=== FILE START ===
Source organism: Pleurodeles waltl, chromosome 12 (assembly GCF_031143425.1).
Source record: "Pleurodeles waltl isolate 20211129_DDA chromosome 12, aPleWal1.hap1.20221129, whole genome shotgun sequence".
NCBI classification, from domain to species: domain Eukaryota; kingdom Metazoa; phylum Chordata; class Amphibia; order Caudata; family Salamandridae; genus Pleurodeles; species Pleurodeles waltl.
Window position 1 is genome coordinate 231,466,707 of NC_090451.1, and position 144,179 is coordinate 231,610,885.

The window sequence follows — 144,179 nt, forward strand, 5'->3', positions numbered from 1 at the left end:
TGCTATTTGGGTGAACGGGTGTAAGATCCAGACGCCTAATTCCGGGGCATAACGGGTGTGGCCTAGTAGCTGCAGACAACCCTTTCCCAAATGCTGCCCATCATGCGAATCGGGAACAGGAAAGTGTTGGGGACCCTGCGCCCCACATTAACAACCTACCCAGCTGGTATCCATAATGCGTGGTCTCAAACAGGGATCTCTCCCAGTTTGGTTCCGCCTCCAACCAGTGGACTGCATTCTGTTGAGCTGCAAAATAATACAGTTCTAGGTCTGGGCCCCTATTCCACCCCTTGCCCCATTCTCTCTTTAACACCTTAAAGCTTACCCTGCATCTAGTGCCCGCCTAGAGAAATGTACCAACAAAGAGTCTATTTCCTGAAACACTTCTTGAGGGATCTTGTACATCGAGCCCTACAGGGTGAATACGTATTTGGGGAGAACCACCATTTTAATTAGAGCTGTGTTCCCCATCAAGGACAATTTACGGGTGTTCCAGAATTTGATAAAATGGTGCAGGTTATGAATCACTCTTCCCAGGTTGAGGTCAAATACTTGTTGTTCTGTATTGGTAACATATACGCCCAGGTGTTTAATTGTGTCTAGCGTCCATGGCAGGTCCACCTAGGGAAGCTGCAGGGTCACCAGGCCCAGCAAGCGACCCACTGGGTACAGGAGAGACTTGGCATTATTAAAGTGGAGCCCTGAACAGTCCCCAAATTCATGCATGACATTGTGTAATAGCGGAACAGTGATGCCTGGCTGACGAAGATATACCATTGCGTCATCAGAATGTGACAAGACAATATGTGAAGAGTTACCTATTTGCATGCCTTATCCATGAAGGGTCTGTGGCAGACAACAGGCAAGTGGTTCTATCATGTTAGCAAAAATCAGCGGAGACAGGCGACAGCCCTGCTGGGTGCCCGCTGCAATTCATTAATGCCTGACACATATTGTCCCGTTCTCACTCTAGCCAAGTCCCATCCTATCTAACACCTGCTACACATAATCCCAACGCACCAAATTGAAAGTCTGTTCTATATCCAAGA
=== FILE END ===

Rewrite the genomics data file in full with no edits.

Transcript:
Source organism: Pleurodeles waltl, chromosome 12 (assembly GCF_031143425.1).
Source record: "Pleurodeles waltl isolate 20211129_DDA chromosome 12, aPleWal1.hap1.20221129, whole genome shotgun sequence".
NCBI classification, from domain to species: domain Eukaryota; kingdom Metazoa; phylum Chordata; class Amphibia; order Caudata; family Salamandridae; genus Pleurodeles; species Pleurodeles waltl.
Window position 1 is genome coordinate 231,466,707 of NC_090451.1, and position 144,179 is coordinate 231,610,885.

The window sequence follows — 144,179 nt, forward strand, 5'->3', positions numbered from 1 at the left end:
TGCTATTTGGGTGAACGGGTGTAAGATCCAGACGCCTAATTCCGGGGCATAACGGGTGTGGCCTAGTAGCTGCAGACAACCCTTTCCCAAATGCTGCCCATCATGCGAATCGGGAACAGGAAAGTGTTGGGGACCCTGCGCCCCACATTAACAACCTACCCAGCTGGTATCCATAATGCGTGGTCTCAAACAGGGATCTCTCCCAGTTTGGTTCCGCCTCCAACCAGTGGACTGCATTCTGTTGAGCTGCAAAATAATACAGTTCTAGGTCTGGGCCCCTATTCCACCCCTTGCCCCATTCTCTCTTTAACACCTTAAAGCTTACCCTGCATCTAGTGCCCGCCTAGAGAAATGTACCAACAAAGAGTCTATTTCCTGAAACACTTCTTGAGGGATCTTGTACATCGAGCCCTACAGGGTGAATACGTATTTGGGGAGAACCACCATTTTAATTAGAGCTGTGTTCCCCATCAAGGACAATTTACGGGTGTTCCAGAATTTGATAAAATGGTGCAGGTTATGAATCACTCTTCCCAGGTTGAGGTCAAATACTTGTTGTTCTGTATTGGTAACATATACGCCCAGGTGTTTAATTGTGTCTAGCGTCCATGGCAGGTCCACCTAGGGAAGCTGCAGGGTCACCAGGCCCAGCAAGCGACCCACTGGGTACAGGAGAGACTTGGCATTATTAAAGTGGAGCCCTGAACAGTCCCCAAATTCATGCATGACATTGTGTAATAGCGGAACAGTGATGCCTGGCTGACGAAGATATACCATTGCGTCATCAGAATGTGACAAGACAATATGTGAAGAGTTACCTATTTGCATGCCTTATCCATGAAGGGTCTGTGGCAGACAACAGGCAAGTGGTTCTATCATGTTAGCAAAAATCAGCGGAGACAGGCGACAGCCCTGCTGGGTGCCCGCTGCAATTCATTAATGCCTGACACATATTGTCCCGTTCTCACTCTAGCCAAGTCCCATCCTATCTAACACCTGCTACACATAATCCCAACGCACCAAATTGAAAGTCTGTTCTATATCCAAGA